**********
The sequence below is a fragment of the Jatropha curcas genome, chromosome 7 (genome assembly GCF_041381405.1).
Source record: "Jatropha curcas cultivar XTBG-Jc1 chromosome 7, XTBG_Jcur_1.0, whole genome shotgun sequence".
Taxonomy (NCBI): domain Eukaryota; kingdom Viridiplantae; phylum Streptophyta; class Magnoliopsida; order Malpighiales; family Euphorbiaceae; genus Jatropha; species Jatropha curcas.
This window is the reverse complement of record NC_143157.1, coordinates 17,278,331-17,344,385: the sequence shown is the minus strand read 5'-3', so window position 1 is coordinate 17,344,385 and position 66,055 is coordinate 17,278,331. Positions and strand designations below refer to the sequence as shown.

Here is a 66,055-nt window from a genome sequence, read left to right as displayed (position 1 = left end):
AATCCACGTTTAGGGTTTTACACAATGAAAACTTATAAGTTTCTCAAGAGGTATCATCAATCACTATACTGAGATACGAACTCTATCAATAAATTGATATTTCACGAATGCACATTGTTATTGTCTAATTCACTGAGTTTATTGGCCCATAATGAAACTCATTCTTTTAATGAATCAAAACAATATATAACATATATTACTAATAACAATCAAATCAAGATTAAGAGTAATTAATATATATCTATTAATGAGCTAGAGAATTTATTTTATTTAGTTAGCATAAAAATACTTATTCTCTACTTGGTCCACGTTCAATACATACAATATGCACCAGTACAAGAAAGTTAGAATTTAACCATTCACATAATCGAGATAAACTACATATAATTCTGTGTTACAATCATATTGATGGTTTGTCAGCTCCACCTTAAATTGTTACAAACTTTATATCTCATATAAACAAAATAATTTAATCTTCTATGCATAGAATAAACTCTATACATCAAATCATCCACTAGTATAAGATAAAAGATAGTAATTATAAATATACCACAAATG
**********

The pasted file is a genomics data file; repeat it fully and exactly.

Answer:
The sequence below is a fragment of the Jatropha curcas genome, chromosome 7 (genome assembly GCF_041381405.1).
Source record: "Jatropha curcas cultivar XTBG-Jc1 chromosome 7, XTBG_Jcur_1.0, whole genome shotgun sequence".
Taxonomy (NCBI): domain Eukaryota; kingdom Viridiplantae; phylum Streptophyta; class Magnoliopsida; order Malpighiales; family Euphorbiaceae; genus Jatropha; species Jatropha curcas.
This window is the reverse complement of record NC_143157.1, coordinates 17,278,331-17,344,385: the sequence shown is the minus strand read 5'-3', so window position 1 is coordinate 17,344,385 and position 66,055 is coordinate 17,278,331. Positions and strand designations below refer to the sequence as shown.

Here is a 66,055-nt window from a genome sequence, read left to right as displayed (position 1 = left end):
AATCCACGTTTAGGGTTTTACACAATGAAAACTTATAAGTTTCTCAAGAGGTATCATCAATCACTATACTGAGATACGAACTCTATCAATAAATTGATATTTCACGAATGCACATTGTTATTGTCTAATTCACTGAGTTTATTGGCCCATAATGAAACTCATTCTTTTAATGAATCAAAACAATATATAACATATATTACTAATAACAATCAAATCAAGATTAAGAGTAATTAATATATATCTATTAATGAGCTAGAGAATTTATTTTATTTAGTTAGCATAAAAATACTTATTCTCTACTTGGTCCACGTTCAATACATACAATATGCACCAGTACAAGAAAGTTAGAATTTAACCATTCACATAATCGAGATAAACTACATATAATTCTGTGTTACAATCATATTGATGGTTTGTCAGCTCCACCTTAAATTGTTACAAACTTTATATCTCATATAAACAAAATAATTTAATCTTCTATGCATAGAATAAACTCTATACATCAAATCATCCACTAGTATAAGATAAAAGATAGTAATTATAAATATACCACAAATG